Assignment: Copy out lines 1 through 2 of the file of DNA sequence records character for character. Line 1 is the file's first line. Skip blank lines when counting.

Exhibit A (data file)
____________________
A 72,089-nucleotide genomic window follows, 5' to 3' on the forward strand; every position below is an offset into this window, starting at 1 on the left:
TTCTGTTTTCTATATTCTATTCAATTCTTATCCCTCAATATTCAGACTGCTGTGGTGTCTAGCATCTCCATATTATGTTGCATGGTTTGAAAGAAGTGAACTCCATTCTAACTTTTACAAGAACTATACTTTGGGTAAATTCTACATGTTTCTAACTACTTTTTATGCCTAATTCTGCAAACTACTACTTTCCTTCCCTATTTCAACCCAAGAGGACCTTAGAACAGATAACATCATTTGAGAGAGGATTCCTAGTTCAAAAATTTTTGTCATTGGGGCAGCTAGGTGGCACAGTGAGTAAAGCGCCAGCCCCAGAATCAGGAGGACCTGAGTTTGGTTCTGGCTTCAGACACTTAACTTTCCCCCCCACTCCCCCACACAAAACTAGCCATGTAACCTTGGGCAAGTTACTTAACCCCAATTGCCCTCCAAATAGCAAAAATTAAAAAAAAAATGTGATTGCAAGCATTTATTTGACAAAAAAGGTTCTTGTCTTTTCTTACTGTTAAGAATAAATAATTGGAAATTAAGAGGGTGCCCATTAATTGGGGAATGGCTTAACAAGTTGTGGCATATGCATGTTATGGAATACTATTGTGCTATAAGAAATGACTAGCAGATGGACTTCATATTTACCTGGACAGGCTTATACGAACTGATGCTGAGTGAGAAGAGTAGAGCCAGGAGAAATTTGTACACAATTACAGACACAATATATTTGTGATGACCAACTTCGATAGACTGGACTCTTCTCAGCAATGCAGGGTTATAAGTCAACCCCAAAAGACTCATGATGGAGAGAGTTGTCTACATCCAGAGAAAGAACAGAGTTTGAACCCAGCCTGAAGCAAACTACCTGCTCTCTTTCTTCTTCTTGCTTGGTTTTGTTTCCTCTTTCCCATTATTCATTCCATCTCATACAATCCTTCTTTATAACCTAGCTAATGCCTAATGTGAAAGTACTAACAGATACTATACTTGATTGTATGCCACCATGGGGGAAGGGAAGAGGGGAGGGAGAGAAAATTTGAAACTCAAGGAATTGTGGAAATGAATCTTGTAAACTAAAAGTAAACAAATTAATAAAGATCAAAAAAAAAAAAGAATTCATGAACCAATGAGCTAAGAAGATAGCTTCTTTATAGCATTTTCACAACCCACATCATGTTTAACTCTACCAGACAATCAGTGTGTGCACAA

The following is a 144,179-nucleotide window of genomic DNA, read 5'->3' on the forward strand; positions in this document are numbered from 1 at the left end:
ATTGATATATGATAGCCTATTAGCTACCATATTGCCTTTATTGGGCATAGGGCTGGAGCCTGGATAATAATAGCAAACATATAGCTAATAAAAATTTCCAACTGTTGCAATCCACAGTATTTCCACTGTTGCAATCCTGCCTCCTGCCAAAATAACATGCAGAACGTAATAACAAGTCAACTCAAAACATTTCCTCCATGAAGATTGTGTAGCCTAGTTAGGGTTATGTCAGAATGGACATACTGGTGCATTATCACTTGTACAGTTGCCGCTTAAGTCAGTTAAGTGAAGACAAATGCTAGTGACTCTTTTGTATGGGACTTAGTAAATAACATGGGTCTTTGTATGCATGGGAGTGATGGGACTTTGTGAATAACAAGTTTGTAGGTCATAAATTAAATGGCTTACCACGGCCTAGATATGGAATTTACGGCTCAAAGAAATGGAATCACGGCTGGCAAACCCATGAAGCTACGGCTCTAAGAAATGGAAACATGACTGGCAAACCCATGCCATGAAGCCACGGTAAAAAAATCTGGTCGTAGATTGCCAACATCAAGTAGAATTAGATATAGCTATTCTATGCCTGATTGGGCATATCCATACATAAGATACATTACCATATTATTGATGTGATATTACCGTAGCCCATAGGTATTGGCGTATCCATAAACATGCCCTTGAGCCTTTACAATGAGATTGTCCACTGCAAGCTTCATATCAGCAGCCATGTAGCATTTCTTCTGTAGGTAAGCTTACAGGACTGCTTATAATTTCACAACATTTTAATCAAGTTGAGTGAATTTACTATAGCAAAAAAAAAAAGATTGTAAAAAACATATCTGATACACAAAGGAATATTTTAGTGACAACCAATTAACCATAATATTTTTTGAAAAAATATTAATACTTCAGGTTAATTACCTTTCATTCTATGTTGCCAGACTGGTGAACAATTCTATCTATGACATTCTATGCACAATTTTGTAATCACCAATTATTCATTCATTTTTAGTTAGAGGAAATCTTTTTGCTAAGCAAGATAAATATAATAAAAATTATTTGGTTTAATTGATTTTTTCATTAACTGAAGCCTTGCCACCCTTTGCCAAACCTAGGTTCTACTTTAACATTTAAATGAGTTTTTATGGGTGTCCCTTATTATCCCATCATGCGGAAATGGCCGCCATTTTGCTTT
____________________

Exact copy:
A 72,089-nucleotide genomic window follows, 5' to 3' on the forward strand; every position below is an offset into this window, starting at 1 on the left:
TTCTGTTTTCTATATTCTATTCAATTCTTATCCCTCAATATTCAGACTGCTGTGGTGTCTAGCATCTCCATATTATGTTGCATGGTTTGAAAGAAGTGAACTCCATTCTAACTTTTACAAGAACTATACTTTGGGTAAATTCTACATGTTTCTAACTACTTTTTATGCCTAATTCTGCAAACTACTACTTTCCTTCCCTATTTCAACCCAAGAGGACCTTAGAACAGATAACATCATTTGAGAGAGGATTCCTAGTTCAAAAATTTTTGTCATTGGGGCAGCTAGGTGGCACAGTGAGTAAAGCGCCAGCCCCAGAATCAGGAGGACCTGAGTTTGGTTCTGGCTTCAGACACTTAACTTTCCCCCCCACTCCCCCACACAAAACTAGCCATGTAACCTTGGGCAAGTTACTTAACCCCAATTGCCCTCCAAATAGCAAAAATTAAAAAAAAAATGTGATTGCAAGCATTTATTTGACAAAAAAGGTTCTTGTCTTTTCTTACTGTTAAGAATAAATAATTGGAAATTAAGAGGGTGCCCATTAATTGGGGAATGGCTTAACAAGTTGTGGCATATGCATGTTATGGAATACTATTGTGCTATAAGAAATGACTAGCAGATGGACTTCATATTTACCTGGACAGGCTTATACGAACTGATGCTGAGTGAGAAGAGTAGAGCCAGGAGAAATTTGTACACAATTACAGACACAATATATTTGTGATGACCAACTTCGATAGACTGGACTCTTCTCAGCAATGCAGGGTTATAAGTCAACCCCAAAAGACTCATGATGGAGAGAGTTGTCTACATCCAGAGAAAGAACAGAGTTTGAACCCAGCCTGAAGCAAACTACCTGCTCTCTTTCTTCTTCTTGCTTGGTTTTGTTTCCTCTTTCCCATTATTCATTCCATCTCATACAATCCTTCTTTATAACCTAGCTAATGCCTAATGTGAAAGTACTAACAGATACTATACTTGATTGTATGCCACCATGGGGGAAGGGAAGAGGGGAGGGAGAGAAAATTTGAAACTCAAGGAATTGTGGAAATGAATCTTGTAAACTAAAAGTAAACAAATTAATAAAGATCAAAAAAAAAAAAGAATTCATGAACCAATGAGCTAAGAAGATAGCTTCTTTATAGCATTTTCACAACCCACATCATGTTTAACTCTACCAGACAATCAGTGTGTGCACAA